Copyright 2003 Knight Ridder/Tribune Business News
Copyright 2003 The Columbus Dispatch, Ohio
The Columbus Dispatch, Ohio
May 6, 2003, Tuesday
Time Warner Cable is rolling out a digital video recording service that allows customers to record up to 43 hours of programming without using a VCR.
Like products offered by TiVo Inc. and ReplayTV, Time Warner's service will allow customers to control the live television they watch in new ways. For instance, viewers will be able to pause a live television program and resume it when they're ready to watch again.
Officials at Time Warner are hoping the bevy of other features will help make "DVR" as common as "VCR" in pop culture.
"Four hundred of our employees have tested it, and feedback is excellent," said Randy Hall, Time Warner Cable's vice president of engineering. "We think our customers will love it."
Time Warner will charge $ 6.95 a month for the service, which requires subscription to its digital cable product. It also requires customers to rent a set-top box for $ 5.95 a month, the same price Time Warner charges for its other boxes. Hall said the service is available now in Columbus and will be available soon in outlying areas.
Digital video recorders have been hailed as the next big thing in television viewing, mainly for the freedom they offer. They require a box that houses a computer hard drive and software that controls the system. The other necessary piece of the system is a program guide, which tells the computer what shows are on at what time.
About 1.5 million DVRs were in U.S. households at the end of 2002, said Greg Ireland, research analyst with IDC. About 1 million belong to satellite TVsystems such as DirecTV and Dish Network. An additonal 450,000 are stand-alone systems such as TiVo and ReplayTV. Cable companies are just beginning to offer the units.
Time Warner began offering the service nationally in July and has signed up 100,000 customers in 17 of its 32 cable systems. Analysts believe that cable companies hold the key to mass use of the technology since they control nearly three-fourths of the television market.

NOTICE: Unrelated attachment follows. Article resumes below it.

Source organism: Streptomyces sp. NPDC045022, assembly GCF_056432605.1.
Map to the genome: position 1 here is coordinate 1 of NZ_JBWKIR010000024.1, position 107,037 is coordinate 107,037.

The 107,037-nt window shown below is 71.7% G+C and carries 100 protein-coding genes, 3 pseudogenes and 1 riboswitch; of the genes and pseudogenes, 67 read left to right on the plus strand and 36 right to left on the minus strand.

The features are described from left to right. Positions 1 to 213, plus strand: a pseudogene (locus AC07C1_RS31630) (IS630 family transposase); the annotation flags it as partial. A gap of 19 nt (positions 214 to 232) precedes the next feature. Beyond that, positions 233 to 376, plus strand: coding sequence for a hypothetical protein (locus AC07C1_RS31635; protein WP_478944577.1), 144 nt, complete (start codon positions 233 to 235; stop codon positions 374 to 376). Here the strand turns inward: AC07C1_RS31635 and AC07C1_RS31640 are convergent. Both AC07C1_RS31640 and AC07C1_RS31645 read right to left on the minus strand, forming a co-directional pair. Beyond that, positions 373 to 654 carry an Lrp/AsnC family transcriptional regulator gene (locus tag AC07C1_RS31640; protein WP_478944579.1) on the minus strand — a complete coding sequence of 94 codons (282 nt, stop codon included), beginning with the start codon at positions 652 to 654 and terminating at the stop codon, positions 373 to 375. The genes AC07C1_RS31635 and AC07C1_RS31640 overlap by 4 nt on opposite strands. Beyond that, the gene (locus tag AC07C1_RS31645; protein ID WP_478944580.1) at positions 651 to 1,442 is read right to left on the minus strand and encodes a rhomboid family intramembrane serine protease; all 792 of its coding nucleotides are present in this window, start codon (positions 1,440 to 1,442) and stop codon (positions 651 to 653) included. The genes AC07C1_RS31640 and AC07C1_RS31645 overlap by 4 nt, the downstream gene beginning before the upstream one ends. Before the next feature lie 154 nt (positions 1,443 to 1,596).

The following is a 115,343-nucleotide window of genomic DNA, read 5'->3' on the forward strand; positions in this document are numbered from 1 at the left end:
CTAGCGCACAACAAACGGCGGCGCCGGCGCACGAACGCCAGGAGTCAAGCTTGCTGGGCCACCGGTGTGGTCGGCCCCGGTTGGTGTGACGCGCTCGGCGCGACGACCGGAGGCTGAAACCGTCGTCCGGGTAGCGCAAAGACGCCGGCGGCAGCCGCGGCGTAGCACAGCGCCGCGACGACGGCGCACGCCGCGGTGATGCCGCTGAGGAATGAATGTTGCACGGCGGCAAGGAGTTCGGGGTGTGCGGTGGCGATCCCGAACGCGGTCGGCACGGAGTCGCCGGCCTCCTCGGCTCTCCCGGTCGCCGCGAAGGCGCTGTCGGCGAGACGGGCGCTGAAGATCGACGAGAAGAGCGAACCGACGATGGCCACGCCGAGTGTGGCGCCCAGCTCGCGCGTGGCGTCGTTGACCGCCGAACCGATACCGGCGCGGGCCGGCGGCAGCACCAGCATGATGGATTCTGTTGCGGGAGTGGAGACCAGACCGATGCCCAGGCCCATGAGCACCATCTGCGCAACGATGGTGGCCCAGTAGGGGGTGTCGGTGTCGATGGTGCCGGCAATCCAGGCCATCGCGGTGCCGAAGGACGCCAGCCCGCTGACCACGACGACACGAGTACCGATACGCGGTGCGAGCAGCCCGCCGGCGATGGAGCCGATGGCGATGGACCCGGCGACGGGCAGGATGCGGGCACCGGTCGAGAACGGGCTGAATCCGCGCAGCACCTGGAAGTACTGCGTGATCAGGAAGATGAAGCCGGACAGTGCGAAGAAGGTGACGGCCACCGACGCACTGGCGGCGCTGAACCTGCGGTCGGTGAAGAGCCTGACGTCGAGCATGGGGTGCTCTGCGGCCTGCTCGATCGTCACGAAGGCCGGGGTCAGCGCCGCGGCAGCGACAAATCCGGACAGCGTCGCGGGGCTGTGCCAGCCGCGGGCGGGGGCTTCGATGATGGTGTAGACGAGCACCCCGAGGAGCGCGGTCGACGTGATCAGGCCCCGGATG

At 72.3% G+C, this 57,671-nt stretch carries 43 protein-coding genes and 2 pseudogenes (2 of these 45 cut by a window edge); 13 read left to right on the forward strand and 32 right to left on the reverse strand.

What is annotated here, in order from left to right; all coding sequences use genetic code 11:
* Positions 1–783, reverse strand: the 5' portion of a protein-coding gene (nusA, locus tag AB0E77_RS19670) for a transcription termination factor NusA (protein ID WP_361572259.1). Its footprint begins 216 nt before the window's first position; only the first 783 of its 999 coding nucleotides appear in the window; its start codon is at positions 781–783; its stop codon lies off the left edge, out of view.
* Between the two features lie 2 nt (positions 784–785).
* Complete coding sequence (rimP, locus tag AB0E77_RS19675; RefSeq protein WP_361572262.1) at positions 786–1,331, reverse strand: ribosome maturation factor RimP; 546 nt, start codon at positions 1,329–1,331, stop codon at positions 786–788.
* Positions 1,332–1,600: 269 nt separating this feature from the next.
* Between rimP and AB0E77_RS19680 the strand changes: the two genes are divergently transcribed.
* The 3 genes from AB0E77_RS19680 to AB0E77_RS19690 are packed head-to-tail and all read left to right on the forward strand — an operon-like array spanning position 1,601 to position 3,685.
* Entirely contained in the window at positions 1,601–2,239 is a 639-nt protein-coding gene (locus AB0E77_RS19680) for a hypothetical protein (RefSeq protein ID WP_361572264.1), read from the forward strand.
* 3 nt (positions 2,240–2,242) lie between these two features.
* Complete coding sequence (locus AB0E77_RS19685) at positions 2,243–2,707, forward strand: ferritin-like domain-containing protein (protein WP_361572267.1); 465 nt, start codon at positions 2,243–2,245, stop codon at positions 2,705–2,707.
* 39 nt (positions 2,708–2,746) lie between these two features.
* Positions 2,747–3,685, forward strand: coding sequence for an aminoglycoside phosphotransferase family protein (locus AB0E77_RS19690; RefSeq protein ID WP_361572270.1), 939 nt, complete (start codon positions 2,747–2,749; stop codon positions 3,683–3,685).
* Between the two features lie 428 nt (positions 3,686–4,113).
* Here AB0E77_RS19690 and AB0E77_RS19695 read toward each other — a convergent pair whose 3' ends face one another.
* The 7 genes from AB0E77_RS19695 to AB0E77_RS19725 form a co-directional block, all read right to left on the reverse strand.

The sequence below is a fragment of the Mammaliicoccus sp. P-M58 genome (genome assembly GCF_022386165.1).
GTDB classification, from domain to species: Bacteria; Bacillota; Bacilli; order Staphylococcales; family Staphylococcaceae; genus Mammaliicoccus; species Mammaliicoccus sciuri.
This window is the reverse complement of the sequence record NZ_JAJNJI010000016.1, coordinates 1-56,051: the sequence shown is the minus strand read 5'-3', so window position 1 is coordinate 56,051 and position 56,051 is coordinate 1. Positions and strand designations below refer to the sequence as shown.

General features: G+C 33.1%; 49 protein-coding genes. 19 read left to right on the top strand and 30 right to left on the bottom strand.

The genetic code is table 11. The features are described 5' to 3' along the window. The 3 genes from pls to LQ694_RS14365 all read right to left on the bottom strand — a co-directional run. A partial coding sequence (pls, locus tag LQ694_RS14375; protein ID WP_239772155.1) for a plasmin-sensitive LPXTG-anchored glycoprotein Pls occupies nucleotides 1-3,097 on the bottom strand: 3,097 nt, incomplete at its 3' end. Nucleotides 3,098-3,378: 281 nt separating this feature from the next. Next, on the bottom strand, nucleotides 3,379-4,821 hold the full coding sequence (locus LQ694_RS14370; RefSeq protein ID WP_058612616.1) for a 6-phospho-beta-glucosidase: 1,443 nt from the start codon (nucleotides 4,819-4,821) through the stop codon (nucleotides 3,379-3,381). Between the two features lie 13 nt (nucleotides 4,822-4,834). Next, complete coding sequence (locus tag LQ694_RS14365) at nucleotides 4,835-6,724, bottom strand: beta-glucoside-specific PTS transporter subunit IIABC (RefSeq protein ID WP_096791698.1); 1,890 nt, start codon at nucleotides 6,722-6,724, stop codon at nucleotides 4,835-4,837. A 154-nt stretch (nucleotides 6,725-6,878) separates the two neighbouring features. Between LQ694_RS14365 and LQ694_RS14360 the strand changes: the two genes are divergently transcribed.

"The issue right now is people don't realize there's a better way to watch television than 'TV by appointment,' " Ireland said. "This is television on one's own terms."
Time Warner's service offers plenty of time-saving features. Using an on-screen guide, it allows a viewer to easily select a show for recording — once or every time the show is on. For instance, a viewer could program the machine to record every episode of ER during a season. Because the recorder recognizes the name of the program and not the time slot, it would skip recording if the show were pre-empted.
Because it uses two tuners, Time Warner's DVR box allows customers to record two programs at once — even if both are live. Also, it offers picture-in-picture viewing even if the television isn't equipped for it.
The system initiates a one-hour buffer every time a channel is switched. This means viewers don't have to be recording a show to pause it.
Time Warner's service differs from its competitors in a few key ways: Unlike TiVo, the cable service doesn't require the purchase of the box, which can range in price from $ 249 to $ 449. But it does require the monthly subscription price, which some satellite providers do not charge.
"Right now, DVR is satellite's competitive edge," Ireland said. "They can't offer video-on-demand, so they've been aggressive with DVR. When cable operators like Time Warner roll out integrated boxes, it's definitely a counterpunch."
Time Warner has been at the forefront of other on-demand services. In August, it introduced video-on-demand, allowing customers to buy a movie or other entertainment and control playback for 24 hours.
Hall emphasized that because DVR is in the early stages, customers might notice a few bugs. For example, there is a slight delay after switching channels. Hall said that will be solved with a software update this summer.
Enhancements that Hall said will be available within a year include the ability to transfer recordings from the DVR to a VCR, tape high-definition programming and view recorded shows on other televisions equipped with a digital box.